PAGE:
Capstone Literature Review Example Nursing on Postpartum Hemorrhage Education

Here’s a Capstone Literature Review Example Nursing on Postpartum Hemorrhage Education to Nursing Students: Literature Review

Capstone Literature Review Example Nursing on Postpartum Hemorrhage Education

Literature material on postpartum hemorrhage (PPH) was identified and reviewed. The materials were accessed from both online and library databases. In particular, the information was retrieved from nursing databases such as MEDLINE, the Excerpta Medica Database, Nursing Reference Center Plus, Health and Psychosocial Instruments, and ERIC on EBSCOhost. The sources were arrived at using the Boolean search process. The search method uses a logical approach to finding data based on certain keywords and accepted conjunctions such as AND NOT, AND, NOT, and OR. The method was quite effective in lowering the search duration as it provided hints of what was required for the review. The scholarly sources used in this review were selected based on their relevance to postpartum hemorrhage as the issue of interest, regency, reliability, credibility, and impact they have on the understanding of PPH and training outcomes. The literature review’s significance is highlighted in PPH’s discussion, thereby shedding more light on the ideal ways to manage and prevent the condition. Likewise, the review provides a good background on the role of the cognitive learning teaching model and the impact of education on lowering PPH cases in the society.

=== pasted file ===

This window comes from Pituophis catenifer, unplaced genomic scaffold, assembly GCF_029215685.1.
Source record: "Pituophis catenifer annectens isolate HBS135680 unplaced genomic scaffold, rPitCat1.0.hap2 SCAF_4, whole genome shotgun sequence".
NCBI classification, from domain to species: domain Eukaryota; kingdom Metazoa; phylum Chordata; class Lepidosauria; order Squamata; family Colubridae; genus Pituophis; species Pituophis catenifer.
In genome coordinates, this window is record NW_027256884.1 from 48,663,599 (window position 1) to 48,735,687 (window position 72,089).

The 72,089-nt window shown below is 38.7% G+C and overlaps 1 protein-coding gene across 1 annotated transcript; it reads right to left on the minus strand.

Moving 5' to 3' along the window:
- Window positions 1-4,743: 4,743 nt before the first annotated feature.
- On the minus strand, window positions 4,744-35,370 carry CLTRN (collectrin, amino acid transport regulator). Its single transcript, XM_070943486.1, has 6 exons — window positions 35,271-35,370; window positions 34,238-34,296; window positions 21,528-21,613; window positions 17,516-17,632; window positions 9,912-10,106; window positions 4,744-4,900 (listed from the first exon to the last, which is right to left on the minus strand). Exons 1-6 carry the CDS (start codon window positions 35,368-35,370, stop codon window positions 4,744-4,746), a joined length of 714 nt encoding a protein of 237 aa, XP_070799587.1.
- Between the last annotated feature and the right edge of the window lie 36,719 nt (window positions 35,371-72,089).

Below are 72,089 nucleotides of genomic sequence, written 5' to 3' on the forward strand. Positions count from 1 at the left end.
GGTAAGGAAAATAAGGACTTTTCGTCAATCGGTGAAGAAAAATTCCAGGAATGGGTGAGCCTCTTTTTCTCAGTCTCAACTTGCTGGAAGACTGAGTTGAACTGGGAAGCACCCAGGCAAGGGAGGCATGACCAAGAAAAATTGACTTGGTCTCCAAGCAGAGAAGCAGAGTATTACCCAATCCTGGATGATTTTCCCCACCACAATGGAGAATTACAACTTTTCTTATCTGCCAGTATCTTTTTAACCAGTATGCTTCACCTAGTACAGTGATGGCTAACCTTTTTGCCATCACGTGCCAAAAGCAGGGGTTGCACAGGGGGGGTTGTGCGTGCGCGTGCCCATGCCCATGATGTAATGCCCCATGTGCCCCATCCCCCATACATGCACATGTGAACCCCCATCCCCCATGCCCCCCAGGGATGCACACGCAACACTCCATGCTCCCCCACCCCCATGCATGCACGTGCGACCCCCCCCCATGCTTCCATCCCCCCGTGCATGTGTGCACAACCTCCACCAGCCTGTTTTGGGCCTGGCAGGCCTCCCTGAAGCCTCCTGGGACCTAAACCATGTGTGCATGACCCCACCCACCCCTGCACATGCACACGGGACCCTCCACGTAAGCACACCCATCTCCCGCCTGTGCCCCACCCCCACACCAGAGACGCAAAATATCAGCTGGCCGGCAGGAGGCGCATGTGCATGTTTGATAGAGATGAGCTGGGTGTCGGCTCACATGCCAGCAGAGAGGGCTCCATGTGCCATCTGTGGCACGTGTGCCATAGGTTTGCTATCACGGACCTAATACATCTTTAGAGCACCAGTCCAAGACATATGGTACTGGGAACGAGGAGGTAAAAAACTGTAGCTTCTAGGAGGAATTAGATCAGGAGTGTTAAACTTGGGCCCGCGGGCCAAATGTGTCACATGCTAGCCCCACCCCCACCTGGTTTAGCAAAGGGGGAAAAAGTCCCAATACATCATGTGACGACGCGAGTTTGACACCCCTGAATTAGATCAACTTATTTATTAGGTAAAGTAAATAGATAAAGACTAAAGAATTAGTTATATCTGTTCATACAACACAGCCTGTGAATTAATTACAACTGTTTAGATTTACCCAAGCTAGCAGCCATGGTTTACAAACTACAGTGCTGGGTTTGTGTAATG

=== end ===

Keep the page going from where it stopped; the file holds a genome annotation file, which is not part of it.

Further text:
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Key Words

Postpartum hemorrhage, PPH, Cognitive Learning Theory, childbirth complications, postpartum hemorrhage risk factors, postpartum hemorrhage studies, postpartum hemorrhage learning studies, Uterine contraction, Simulation learning and PPH.

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The literature reviews section takes a detailed analysis of the different works and studies that have been conducted on postpartum hemorrhage. The purpose of the section is to review theoretical literature on postpartum hemorrhage to establish a general understanding of the condition and prevalence. Likewise, scholarly data about the various challenges faced in dealing with PPH are reviewed. Educating health care workers on PPH preventive and management measures has been highlighted as one of the critical solutions to ending maternal mortality and morbidity associated with the disease. Therefore, the section reviews the cognitive learning theory as the theoretical approach to impart knowledge on learners and the role of education in combating PPH.